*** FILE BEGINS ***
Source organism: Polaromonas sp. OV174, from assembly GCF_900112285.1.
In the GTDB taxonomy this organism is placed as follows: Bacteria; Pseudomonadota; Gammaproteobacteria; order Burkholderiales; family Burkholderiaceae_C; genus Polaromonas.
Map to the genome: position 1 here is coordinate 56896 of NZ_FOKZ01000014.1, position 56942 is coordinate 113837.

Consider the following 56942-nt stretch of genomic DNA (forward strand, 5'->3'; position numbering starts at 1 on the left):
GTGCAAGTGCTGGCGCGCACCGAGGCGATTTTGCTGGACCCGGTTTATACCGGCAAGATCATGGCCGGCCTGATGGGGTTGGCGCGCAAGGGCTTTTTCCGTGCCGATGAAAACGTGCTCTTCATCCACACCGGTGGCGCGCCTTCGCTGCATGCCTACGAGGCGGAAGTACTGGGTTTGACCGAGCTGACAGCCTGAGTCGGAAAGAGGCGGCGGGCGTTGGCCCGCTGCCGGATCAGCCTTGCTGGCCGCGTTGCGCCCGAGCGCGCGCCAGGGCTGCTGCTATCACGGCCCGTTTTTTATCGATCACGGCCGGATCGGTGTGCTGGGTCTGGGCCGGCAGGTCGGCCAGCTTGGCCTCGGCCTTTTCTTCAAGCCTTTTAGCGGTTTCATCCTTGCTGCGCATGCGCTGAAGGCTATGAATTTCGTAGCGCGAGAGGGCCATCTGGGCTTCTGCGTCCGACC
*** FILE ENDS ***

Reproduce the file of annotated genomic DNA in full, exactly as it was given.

Source organism: Polaromonas sp. OV174, from assembly GCF_900112285.1.
In the GTDB taxonomy this organism is placed as follows: Bacteria; Pseudomonadota; Gammaproteobacteria; order Burkholderiales; family Burkholderiaceae_C; genus Polaromonas.
Map to the genome: position 1 here is coordinate 56896 of NZ_FOKZ01000014.1, position 56942 is coordinate 113837.

Consider the following 56942-nt stretch of genomic DNA (forward strand, 5'->3'; position numbering starts at 1 on the left):
GTGCAAGTGCTGGCGCGCACCGAGGCGATTTTGCTGGACCCGGTTTATACCGGCAAGATCATGGCCGGCCTGATGGGGTTGGCGCGCAAGGGCTTTTTCCGTGCCGATGAAAACGTGCTCTTCATCCACACCGGTGGCGCGCCTTCGCTGCATGCCTACGAGGCGGAAGTACTGGGTTTGACCGAGCTGACAGCCTGAGTCGGAAAGAGGCGGCGGGCGTTGGCCCGCTGCCGGATCAGCCTTGCTGGCCGCGTTGCGCCCGAGCGCGCGCCAGGGCTGCTGCTATCACGGCCCGTTTTTTATCGATCACGGCCGGATCGGTGTGCTGGGTCTGGGCCGGCAGGTCGGCCAGCTTGGCCTCGGCCTTTTCTTCAAGCCTTTTAGCGGTTTCATCCTTGCTGCGCATGCGCTGAAGGCTATGAATTTCGTAGCGCGAGAGGGCCATCTGGGCTTCTGCGTCCGACC